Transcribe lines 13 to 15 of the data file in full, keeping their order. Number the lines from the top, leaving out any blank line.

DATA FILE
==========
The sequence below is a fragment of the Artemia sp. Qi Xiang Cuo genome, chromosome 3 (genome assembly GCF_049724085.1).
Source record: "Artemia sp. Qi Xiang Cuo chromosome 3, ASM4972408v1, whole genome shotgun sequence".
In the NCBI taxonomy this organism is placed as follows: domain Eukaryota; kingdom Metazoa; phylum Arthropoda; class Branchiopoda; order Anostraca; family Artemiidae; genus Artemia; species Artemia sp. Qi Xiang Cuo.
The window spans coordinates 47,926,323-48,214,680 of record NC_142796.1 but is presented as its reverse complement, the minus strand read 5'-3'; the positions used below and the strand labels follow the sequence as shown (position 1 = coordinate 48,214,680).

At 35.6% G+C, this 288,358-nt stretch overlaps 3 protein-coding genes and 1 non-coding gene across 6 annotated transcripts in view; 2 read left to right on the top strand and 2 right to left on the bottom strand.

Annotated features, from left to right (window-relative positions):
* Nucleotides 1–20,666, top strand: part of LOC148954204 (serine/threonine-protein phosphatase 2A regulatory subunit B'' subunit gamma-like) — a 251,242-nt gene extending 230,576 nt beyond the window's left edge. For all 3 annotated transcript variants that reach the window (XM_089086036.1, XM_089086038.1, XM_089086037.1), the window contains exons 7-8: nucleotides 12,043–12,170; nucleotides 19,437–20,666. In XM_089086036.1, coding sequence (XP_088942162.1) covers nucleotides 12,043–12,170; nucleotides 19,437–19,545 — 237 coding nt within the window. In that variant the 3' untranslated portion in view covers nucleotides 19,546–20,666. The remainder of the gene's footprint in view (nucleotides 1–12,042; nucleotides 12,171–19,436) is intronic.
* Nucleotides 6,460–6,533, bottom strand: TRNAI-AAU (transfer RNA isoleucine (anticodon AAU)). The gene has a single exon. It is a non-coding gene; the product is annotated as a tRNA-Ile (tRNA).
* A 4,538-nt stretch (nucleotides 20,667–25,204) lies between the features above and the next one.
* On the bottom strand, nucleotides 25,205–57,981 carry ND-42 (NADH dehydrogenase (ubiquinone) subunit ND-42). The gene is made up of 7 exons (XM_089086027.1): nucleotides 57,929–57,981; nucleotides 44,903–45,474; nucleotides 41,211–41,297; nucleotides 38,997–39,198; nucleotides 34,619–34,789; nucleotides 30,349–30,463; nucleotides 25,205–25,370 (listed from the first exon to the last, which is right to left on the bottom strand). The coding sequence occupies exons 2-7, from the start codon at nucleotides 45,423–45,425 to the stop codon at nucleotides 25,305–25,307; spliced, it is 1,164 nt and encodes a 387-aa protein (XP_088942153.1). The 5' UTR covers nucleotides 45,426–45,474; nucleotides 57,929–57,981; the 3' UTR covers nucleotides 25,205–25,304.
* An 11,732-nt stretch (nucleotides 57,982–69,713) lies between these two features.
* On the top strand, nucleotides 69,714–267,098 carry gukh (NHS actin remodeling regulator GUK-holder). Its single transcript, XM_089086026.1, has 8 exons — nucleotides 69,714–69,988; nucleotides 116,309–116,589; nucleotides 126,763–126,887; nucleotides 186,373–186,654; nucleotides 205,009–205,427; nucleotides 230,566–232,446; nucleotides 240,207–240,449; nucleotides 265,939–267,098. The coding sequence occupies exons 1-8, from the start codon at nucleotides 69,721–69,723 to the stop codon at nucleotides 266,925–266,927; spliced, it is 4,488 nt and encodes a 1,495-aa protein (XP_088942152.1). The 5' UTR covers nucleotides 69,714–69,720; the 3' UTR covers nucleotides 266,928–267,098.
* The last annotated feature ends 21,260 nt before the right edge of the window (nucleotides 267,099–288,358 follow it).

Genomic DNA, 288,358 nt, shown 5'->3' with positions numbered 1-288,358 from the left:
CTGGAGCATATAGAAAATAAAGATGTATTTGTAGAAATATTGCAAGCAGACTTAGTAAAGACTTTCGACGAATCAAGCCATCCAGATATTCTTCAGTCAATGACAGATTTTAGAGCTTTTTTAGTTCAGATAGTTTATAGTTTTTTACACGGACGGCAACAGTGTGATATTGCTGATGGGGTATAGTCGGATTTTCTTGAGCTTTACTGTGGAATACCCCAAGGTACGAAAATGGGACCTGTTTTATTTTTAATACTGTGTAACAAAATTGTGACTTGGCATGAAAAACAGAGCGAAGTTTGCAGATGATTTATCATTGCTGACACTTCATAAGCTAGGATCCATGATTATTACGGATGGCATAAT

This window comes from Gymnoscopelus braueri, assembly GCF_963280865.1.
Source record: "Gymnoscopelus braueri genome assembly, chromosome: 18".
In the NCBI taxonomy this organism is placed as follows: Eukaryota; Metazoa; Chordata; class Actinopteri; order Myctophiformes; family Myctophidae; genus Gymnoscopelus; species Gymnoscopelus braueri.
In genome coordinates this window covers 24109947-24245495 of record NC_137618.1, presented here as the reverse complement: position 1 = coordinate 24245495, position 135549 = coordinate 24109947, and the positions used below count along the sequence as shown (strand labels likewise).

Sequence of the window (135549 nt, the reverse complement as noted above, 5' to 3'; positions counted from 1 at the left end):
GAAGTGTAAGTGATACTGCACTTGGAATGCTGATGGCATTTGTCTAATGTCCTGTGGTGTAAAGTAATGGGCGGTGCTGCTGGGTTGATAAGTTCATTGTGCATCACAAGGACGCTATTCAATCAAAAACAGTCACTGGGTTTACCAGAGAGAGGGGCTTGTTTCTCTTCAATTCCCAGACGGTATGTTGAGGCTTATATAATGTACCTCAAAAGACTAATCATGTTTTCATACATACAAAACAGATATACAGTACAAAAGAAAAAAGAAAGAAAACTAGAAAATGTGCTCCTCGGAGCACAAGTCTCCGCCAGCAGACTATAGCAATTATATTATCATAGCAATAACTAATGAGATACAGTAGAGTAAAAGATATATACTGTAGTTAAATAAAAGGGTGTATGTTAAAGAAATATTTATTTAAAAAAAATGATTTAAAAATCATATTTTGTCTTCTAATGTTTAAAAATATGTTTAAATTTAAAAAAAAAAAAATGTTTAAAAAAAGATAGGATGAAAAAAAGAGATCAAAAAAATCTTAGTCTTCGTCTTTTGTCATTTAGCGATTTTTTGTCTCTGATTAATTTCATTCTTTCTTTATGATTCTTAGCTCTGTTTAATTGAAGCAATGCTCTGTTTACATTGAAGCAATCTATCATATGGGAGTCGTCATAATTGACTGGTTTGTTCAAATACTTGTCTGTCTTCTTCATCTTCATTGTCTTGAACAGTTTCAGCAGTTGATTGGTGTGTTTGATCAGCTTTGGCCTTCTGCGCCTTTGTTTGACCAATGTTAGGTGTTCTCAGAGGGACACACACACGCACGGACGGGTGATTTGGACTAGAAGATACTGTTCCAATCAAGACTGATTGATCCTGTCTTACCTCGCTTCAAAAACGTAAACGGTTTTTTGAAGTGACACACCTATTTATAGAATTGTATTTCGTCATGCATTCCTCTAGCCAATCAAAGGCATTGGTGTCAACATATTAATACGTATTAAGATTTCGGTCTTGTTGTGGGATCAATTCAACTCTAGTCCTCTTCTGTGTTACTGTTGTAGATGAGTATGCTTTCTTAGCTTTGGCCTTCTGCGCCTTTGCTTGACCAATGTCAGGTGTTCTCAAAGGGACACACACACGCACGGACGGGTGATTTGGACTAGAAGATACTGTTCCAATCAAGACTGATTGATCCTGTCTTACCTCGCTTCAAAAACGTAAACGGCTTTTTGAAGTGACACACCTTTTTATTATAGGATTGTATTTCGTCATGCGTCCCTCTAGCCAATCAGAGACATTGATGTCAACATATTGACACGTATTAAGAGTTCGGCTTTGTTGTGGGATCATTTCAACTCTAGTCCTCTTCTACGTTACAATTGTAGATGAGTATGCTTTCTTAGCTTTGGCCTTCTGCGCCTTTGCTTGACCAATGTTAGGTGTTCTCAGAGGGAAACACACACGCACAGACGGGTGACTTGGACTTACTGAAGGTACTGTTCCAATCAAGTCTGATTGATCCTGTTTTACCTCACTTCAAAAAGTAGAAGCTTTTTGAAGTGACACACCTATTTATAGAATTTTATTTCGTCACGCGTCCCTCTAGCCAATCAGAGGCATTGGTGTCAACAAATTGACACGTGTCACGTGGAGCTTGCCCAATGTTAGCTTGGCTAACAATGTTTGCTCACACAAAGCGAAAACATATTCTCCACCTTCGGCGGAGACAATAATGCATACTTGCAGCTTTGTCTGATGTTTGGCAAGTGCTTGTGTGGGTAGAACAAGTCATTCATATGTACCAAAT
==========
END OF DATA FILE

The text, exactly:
* The last annotated feature ends 21,260 nt before the right edge of the window (nucleotides 267,099–288,358 follow it).

Genomic DNA, 288,358 nt, shown 5'->3' with positions numbered 1-288,358 from the left:
CTGGAGCATATAGAAAATAAAGATGTATTTGTAGAAATATTGCAAGCAGACTTAGTAAAGACTTTCGACGAATCAAGCCATCCAGATATTCTTCAGTCAATGACAGATTTTAGAGCTTTTTTAGTTCAGATAGTTTATAGTTTTTTACACGGACGGCAACAGTGTGATATTGCTGATGGGGTATAGTCGGATTTTCTTGAGCTTTACTGTGGAATACCCCAAGGTACGAAAATGGGACCTGTTTTATTTTTAATACTGTGTAACAAAATTGTGACTTGGCATGAAAAACAGAGCGAAGTTTGCAGATGATTTATCATTGCTGACACTTCATAAGCTAGGATCCATGATTATTACGGATGGCATAAT